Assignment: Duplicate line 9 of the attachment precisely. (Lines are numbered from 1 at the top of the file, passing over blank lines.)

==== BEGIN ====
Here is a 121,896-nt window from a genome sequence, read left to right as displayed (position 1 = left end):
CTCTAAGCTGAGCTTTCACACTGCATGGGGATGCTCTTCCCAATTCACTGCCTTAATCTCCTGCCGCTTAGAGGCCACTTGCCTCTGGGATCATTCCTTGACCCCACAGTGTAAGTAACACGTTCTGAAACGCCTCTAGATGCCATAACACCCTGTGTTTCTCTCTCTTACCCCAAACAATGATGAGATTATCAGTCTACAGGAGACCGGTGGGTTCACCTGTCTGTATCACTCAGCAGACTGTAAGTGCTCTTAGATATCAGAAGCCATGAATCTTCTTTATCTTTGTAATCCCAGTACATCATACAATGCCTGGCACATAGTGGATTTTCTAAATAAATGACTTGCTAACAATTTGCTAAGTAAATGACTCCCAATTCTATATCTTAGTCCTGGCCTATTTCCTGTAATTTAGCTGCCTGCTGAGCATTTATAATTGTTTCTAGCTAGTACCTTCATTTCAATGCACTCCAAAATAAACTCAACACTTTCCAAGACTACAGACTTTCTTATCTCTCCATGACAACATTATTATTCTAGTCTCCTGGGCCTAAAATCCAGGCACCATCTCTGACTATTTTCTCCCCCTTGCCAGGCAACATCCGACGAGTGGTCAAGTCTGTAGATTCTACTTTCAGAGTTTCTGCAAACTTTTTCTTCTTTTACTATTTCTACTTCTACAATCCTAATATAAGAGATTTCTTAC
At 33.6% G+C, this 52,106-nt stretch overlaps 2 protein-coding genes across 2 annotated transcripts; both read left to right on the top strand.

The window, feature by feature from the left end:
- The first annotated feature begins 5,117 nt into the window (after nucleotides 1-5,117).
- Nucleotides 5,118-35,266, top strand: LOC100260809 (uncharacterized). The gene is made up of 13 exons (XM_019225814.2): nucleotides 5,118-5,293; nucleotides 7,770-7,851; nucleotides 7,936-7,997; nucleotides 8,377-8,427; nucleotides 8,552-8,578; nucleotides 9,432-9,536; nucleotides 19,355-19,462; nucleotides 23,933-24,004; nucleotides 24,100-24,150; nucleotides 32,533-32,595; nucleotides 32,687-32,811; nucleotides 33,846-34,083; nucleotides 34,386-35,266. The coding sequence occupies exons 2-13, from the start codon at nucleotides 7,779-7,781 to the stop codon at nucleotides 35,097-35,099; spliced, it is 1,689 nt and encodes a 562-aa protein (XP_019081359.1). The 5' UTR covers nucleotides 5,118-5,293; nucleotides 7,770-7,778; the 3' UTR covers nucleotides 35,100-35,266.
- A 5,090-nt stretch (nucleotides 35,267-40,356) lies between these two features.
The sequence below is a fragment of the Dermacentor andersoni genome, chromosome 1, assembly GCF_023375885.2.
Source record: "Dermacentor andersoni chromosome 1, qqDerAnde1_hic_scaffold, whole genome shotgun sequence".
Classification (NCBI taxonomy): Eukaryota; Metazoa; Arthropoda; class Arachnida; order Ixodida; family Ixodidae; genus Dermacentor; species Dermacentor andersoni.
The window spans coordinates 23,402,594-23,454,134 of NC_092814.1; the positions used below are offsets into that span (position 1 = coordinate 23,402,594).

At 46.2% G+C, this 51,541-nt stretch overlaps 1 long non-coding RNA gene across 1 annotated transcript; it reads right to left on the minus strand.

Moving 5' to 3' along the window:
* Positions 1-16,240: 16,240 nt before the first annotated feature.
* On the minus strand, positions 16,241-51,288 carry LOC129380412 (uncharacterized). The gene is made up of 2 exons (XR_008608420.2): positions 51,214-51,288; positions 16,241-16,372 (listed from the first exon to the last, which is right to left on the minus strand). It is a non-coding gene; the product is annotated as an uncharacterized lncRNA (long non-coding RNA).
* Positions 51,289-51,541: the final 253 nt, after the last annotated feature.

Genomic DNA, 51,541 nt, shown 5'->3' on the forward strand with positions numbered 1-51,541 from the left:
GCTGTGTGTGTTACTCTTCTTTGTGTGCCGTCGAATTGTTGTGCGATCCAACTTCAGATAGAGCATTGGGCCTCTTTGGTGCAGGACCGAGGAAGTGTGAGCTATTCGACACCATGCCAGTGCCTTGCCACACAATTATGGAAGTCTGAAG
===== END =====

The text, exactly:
Source record: "Dermacentor andersoni chromosome 1, qqDerAnde1_hic_scaffold, whole genome shotgun sequence".